NASA has just released the first images of Jupiter’s largest moon, Ganymede, taken during a flight over the Juno spacecraft.
Juno passed Ganymede on June 7, making its closest approach about 1,000 kilometers from its surface while traveling at 66,800 kilometers per hour. It is the closest probe to the moon since Galileo in 2000. The image above was taken by JunoCam, capturing almost an entire side of Ganymede at a resolution of 1 km per pixel. Another published image was taken by the Stellar Reference Unit, showing part of the dark side of the moon lit by Jupiter itself. More images will be available in the coming days.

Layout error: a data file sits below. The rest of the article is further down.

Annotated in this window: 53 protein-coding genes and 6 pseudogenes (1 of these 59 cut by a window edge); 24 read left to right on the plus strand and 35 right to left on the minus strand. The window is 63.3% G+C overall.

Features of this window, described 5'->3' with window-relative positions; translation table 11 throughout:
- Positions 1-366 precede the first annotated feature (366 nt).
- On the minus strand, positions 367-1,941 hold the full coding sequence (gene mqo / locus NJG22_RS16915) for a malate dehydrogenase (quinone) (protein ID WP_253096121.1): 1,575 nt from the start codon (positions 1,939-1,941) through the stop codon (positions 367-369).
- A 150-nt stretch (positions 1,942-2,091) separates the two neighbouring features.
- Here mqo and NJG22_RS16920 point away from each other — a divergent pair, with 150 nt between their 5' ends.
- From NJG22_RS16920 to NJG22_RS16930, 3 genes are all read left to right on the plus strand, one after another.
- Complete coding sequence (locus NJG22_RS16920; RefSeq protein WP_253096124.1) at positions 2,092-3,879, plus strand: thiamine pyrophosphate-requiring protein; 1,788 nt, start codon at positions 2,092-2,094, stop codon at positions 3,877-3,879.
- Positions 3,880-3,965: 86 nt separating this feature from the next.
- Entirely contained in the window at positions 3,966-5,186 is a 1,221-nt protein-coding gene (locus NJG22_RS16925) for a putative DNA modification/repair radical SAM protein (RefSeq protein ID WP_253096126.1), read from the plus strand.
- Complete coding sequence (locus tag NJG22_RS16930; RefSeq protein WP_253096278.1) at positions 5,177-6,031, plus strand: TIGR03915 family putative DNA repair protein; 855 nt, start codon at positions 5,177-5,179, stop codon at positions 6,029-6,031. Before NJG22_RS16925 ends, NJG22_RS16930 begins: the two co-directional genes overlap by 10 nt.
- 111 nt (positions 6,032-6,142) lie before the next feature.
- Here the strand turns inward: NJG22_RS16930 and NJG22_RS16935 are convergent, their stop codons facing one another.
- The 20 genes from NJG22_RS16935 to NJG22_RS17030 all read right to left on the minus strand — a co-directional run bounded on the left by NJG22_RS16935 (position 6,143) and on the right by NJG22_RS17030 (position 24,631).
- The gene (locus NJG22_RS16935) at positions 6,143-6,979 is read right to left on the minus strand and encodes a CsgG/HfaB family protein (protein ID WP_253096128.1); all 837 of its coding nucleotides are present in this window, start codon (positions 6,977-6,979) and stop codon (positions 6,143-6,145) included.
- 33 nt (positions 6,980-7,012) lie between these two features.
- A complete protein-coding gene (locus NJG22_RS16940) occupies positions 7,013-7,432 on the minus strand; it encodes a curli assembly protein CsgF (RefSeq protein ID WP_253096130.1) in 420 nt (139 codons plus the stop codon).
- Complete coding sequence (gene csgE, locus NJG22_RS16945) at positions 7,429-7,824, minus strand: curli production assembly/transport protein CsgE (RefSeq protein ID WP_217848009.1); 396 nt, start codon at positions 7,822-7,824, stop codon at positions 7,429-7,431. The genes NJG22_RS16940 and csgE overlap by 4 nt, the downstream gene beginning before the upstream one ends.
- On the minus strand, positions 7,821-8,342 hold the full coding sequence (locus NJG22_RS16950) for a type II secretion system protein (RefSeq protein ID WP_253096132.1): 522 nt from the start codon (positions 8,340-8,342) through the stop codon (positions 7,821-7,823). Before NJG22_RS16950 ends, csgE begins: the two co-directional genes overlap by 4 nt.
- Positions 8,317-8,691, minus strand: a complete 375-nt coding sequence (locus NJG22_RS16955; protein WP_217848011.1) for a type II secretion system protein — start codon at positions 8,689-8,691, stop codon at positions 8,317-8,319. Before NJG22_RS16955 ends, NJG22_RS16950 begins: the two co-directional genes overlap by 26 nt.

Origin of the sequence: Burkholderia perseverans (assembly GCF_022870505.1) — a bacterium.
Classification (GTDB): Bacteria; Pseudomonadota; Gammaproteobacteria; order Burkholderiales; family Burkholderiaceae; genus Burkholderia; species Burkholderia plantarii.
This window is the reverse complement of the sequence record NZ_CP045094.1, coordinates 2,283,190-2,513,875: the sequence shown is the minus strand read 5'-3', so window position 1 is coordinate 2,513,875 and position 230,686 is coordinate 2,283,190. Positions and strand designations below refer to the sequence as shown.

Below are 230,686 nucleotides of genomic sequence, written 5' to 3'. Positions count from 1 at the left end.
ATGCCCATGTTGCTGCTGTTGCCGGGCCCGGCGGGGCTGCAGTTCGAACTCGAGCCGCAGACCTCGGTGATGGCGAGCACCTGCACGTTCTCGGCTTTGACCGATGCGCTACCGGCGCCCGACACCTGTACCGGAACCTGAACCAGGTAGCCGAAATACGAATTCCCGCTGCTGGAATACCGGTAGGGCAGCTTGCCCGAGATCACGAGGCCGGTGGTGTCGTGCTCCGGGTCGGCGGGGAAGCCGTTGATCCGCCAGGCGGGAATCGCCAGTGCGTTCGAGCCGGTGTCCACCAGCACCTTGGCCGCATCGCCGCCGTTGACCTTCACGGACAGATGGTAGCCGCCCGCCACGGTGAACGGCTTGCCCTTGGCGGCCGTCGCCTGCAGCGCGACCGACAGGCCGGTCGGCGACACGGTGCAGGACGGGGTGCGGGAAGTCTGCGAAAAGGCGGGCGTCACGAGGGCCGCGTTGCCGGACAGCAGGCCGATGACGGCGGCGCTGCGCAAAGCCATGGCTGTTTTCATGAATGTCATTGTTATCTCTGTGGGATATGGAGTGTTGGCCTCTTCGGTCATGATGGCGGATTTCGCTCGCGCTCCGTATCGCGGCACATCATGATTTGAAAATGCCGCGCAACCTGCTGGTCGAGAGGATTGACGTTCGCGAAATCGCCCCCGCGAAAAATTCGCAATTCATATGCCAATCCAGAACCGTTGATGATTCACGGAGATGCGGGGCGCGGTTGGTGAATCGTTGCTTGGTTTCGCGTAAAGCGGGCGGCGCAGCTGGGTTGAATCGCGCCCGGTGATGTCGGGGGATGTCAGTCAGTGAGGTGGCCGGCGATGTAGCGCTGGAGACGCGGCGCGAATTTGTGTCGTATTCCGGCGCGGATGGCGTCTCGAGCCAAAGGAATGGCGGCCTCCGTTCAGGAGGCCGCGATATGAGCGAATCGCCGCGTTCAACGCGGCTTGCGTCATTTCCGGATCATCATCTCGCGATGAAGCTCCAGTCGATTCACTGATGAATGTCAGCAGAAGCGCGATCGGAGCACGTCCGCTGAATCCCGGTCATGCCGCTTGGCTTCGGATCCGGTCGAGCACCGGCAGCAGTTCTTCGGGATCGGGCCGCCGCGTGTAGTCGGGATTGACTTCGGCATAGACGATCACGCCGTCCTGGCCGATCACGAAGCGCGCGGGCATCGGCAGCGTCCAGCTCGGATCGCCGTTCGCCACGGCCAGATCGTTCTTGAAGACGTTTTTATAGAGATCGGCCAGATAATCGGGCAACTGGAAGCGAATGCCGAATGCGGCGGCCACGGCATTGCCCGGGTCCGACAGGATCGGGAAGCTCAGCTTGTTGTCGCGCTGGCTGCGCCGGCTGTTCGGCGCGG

Ganymede is of particular interest to scientists for a number of reasons. It has a metallic core and is the only moon in the solar system to have its own magnetic field (although it is pretty well buried by the magnetic field generated by the giant Jupiter).